In contrast to macronutrients (energy, protein, and fat), micronutrients are vitamins and minerals that are consumed in small quantities and essential for physical and mental development, immunity and overall health. Some essential micronutrients include iron, zinc, magnesium, calcium, iodine, vitamin A, B-vitamins, and vitamin C.

Phytate is an anti-nutrient present on all grains, nuts, beans, and seeds that blocks your body’s access to zinc, iron, magnesium, and calcium, which are critical to your overall health. Phytate is like a self-protective coating for these foods to store their nutrients for plant growth when it is time to germinate. If you are eating grains, nuts, seeds, beans, or products derived from these foods (cereals, pastas, crackers, etc.), you are likely ingesting large amounts of the anti-nutrient, phytate. Eating these foods are important for nutrients and energy in your body, however, your body can only absorb these nutrients in your stomach once you dissolve or counteract the phytate.

Over the last two decades, studies have shown that phytate can be counteracted with phytase to help with various micronutrient deficiencies. Phytase is commonly used in animal feed to counteract phytate and improve the bioavailability of certain minerals in feed for animals.

But what about the phytate that humans eat daily? What about the vegan or vegetarian population? Phytase is heat sensitive and can be added to foods either during processing or as an active food ingredient, degrading dietary phytate during stomach transit time, where studies show that it is best absorbed. 
Equal Access is a vegan digestive enzyme supplement (protein) that counteracts phytate for you so you can get the most out of your food and other supplements. Eating too much phytic acid without breaking it down, can lead to micronutrient deficiencies. By taking Equal Access, you’re counteracting phytate at the source and unlocking the nutrients in your lower intestine where they get absorbed directly, which gives you a better opportunity to absorb all the nutrients in your meal. Studies have shown that taking a phytase supplement at mealtimes can improve iron absorption by 75% and zinc absorption by 36%.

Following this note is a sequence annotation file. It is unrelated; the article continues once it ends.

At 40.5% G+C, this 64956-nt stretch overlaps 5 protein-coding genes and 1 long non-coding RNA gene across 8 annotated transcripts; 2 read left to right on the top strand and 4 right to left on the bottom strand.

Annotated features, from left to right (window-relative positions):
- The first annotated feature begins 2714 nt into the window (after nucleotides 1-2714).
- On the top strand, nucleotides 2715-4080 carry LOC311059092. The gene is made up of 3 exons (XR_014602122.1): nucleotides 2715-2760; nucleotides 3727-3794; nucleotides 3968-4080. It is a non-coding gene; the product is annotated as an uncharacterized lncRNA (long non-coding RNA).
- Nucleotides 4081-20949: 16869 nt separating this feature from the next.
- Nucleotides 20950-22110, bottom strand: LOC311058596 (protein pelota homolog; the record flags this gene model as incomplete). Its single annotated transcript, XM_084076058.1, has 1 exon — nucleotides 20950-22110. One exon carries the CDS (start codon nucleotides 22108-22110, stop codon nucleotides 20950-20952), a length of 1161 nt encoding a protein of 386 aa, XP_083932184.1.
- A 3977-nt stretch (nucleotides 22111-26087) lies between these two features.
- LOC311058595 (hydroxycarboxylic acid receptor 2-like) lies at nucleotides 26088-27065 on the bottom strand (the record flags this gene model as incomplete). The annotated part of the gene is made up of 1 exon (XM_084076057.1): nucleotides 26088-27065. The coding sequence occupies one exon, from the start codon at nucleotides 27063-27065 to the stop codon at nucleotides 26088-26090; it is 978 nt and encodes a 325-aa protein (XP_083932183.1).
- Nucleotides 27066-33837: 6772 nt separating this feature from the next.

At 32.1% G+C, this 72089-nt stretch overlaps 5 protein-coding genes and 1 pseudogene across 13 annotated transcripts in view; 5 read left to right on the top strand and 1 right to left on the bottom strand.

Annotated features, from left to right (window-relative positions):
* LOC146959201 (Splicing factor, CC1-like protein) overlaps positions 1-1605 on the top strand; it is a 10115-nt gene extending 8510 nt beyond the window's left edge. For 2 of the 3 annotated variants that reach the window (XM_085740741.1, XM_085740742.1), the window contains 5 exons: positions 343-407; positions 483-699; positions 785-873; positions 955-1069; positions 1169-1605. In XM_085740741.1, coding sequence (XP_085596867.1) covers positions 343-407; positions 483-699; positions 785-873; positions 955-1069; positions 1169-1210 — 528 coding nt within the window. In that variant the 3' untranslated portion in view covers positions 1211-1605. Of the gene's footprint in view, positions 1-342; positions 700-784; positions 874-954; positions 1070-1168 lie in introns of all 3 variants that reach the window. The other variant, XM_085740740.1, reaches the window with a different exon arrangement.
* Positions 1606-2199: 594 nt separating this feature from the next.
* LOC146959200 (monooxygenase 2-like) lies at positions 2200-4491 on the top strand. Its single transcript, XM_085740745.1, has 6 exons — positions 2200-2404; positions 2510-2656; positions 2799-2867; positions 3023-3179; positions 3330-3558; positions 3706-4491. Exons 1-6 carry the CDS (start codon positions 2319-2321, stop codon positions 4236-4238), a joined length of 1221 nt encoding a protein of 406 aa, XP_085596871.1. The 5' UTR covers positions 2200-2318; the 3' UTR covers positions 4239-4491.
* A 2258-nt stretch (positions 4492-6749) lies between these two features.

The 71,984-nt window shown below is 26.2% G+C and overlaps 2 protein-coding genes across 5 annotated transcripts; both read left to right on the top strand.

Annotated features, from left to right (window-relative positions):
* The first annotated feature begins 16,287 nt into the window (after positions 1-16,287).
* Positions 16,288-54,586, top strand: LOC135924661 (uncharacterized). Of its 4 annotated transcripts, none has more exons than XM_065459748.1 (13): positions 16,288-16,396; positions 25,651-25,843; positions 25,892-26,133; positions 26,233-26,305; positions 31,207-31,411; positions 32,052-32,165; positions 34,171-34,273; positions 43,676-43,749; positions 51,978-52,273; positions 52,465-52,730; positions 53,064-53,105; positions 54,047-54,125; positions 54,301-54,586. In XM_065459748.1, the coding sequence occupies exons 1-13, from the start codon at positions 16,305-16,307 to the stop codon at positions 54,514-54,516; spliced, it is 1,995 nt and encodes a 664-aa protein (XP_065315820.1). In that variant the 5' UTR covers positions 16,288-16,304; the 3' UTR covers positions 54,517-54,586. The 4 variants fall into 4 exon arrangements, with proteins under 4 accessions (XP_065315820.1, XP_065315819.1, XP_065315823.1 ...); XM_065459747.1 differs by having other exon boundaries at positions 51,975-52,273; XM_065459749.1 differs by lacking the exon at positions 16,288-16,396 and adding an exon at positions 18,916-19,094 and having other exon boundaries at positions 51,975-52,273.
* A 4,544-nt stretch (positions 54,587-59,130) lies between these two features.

eBook by Amy Golumbia
The Phytase Project: A Seed of Hope

eBook - The Phytase Project: A Seed of Hope
eBook - The Phytase Project: A Seed of Hope

In my eBook, The Phytase Project: A Seed of Hope you can learn more about:

  • Why modern foods are full of phytic acid
  • How phytic acid causes micronutrient deficiencies
  • The link between micronutrient deficiencies and disease
  • How micronutrient deficiencies affect your immune system
  • How to turn phytic acid from an enemy into an ally
  • What you need to eat to counteract phytic acid’s nutrient-inhibiting effects
  • Food preparation tips to maximize nutrient absorption

Want to read more? 

Here are some published scientific journal articles and websites to dig further into the relationship between phytate, phytase and your health, zinc deficiency, iron deficiency, zinc and iron deficiency in athletes, and statistics on micronutrient deficiency, malnutrition, and hidden hunger globally. 

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Phytase and Phytate